Once inside it felt like the interiors were trying too hard to be a hip and happening place--a deliberate kitsch of mismatched chairs, tables with high bar-stools and cheap replica of bollywood posters of the yesteryears--their newly minted gloss finish giving away the tackiness like someone who is obviously old trying very hard to look young by wearing a youthful shirt that bulges at the seams and jeans that are a tad too tight.

They seemed to be yet getting their act together as it took my son two trips to the counter and back to be told it was actually self-service, but only one part as you placed the order at the counter, paid the bill and then waited at your table to be served.

They billed us and then discovered that some of the items we ordered weren't available. So we 'swalpa-adjust-maadied' and settled for whatever was available. The place is supposed to specialise in parathas and I would expect them to get at least that right, no matter how new they are. The parathas were nothing but two chappatis trying hard to bond, with some filling in between which was trying it's best to stay inside. I make better parathas than these and I am not even good at making parathas.

We somehow managed to finish them and the mistake we made was that we had already paid for the desserts. We were informed last minute that the Gulab Jamun we paid for wasn't available and so we took Rosgullas. They are normally served in sugar syrup---but I think they ran out of sugar. They were instead served in what seemed like coconut water with a few shavings of almonds thrown in for some flavour. The rosgullas themselves tasted like rubber.

'What an awful place,' I said. 'I am never going back there.'
'This place sucks,' said my son.
'Terrible,' declared my daughter.

'Come on guys,it isn't that bad and  at least they are pleasant. How would you like it if your dad opened a restaurant and  some people said all this about the restaurant?' said my husband.

'If you opened it, then the service and food would be awesome. No way it would be like this,' said my daughter.

I think she had a point. My husband is a perfectionist that way.

Maybe today they were short-staffed and having a bad day. Maybe their chief cook didn't turn up today. Maybe they are still figuring it all out.

But for me, like a relationship, if  I am not happy with something, I take it as a lesson learnt and move on.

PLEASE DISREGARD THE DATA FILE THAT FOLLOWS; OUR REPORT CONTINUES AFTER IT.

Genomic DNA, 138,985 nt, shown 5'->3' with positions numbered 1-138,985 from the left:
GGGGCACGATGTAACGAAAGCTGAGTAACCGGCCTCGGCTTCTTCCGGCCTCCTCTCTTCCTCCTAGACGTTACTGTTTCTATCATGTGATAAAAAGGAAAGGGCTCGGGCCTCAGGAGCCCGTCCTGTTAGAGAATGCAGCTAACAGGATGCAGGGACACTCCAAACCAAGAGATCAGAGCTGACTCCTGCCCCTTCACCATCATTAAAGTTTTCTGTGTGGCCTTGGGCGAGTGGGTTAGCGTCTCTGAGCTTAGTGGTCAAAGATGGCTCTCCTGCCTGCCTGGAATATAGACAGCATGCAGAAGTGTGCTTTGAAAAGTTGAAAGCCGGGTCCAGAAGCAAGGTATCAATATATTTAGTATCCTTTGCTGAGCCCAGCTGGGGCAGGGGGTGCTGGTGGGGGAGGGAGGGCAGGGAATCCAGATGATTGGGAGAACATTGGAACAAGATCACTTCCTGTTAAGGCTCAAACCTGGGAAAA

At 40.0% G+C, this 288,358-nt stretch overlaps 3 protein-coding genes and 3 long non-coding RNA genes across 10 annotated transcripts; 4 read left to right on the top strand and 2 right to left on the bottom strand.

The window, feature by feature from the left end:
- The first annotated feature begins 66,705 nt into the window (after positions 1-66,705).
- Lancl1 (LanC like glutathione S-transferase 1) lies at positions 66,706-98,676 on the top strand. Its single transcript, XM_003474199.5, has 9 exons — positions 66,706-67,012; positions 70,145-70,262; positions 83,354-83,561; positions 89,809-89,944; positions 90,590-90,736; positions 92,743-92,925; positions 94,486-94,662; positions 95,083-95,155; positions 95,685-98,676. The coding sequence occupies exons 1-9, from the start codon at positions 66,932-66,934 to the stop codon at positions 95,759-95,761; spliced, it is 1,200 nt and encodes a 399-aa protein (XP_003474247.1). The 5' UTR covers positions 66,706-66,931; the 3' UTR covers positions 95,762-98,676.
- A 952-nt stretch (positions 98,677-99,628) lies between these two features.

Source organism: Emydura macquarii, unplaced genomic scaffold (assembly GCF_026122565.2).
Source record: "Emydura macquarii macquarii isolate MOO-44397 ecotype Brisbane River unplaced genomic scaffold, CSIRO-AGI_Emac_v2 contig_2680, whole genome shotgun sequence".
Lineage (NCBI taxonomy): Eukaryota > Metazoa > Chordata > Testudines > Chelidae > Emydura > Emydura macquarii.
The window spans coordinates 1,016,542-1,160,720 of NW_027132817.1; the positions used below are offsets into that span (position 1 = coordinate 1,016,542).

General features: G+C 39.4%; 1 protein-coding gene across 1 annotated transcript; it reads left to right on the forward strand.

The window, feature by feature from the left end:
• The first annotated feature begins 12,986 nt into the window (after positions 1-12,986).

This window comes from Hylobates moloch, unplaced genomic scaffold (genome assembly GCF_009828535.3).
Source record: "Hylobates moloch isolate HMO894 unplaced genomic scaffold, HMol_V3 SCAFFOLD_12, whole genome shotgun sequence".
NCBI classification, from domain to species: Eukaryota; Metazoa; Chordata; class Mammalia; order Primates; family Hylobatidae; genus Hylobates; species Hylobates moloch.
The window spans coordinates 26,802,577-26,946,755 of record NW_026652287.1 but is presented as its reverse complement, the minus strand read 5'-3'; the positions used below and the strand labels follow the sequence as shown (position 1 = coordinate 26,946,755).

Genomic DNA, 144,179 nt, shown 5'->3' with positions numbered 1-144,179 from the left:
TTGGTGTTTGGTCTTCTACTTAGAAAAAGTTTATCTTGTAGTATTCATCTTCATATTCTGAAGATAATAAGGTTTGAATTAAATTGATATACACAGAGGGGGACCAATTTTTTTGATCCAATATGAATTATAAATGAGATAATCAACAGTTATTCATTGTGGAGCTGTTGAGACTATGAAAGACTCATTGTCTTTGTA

If something is worth doing, it's worth doing well. I for sure, am not going back to that restaurant.
I am not naming the restaurant, as perhaps someone else may have a better experience than I did.

Again like relationships---someone may not be right for you , but that doesn't mean they are bad.
And that also doesn't mean you have to compromise and settle.

At the end of the day we have to make choices that make us happy.
And give us a sense of our time and money spent well.

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Saturday, June 27, 2015

A love affair (blog marathon post 25)


"Golf is like a love affair. If you do not take it seriously it is no fun. If you do take it seriously it breaks your heart."
          --Arthur Daley
Picture clicked today by me. It was an afternoon well spent.

Hope your weekend has been good too.

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Friday, June 26, 2015

How do you know it is over? (blog marathon post 24)


“How do you know when it's over?"
"Maybe when you feel more in love with your memories than with the person standing in front of you.”
Gunnar Ardelius,  from the book  I Need You More Than I Love You and I Love You to Bits
 
I cam across the above quote and thought it was beautiful. It led me think how would you really know it is over?
 
If you are constantly thinking about how good used to be, maybe it time to rethink about your relationship.
If you are always thinking about someone else even when you are with them, then that is a sign too.
If you are fighting over and over, about the same things with no end in sight, maybe that is an indication too.
If you feel no spark or joy at the thought of being with them, chances are it is over.
And finally if the thought of life without them in it, seems as a welcoe relief--then it is definitely over.

But don't make a final conclusion yet. Move away. Give it space. And time.
Sometimes that is all a relationship needs.

And sometimes, that brings closure.
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If you like my thoughts, you will like my books. check out 'The One You Cannot Have' for a weekend read.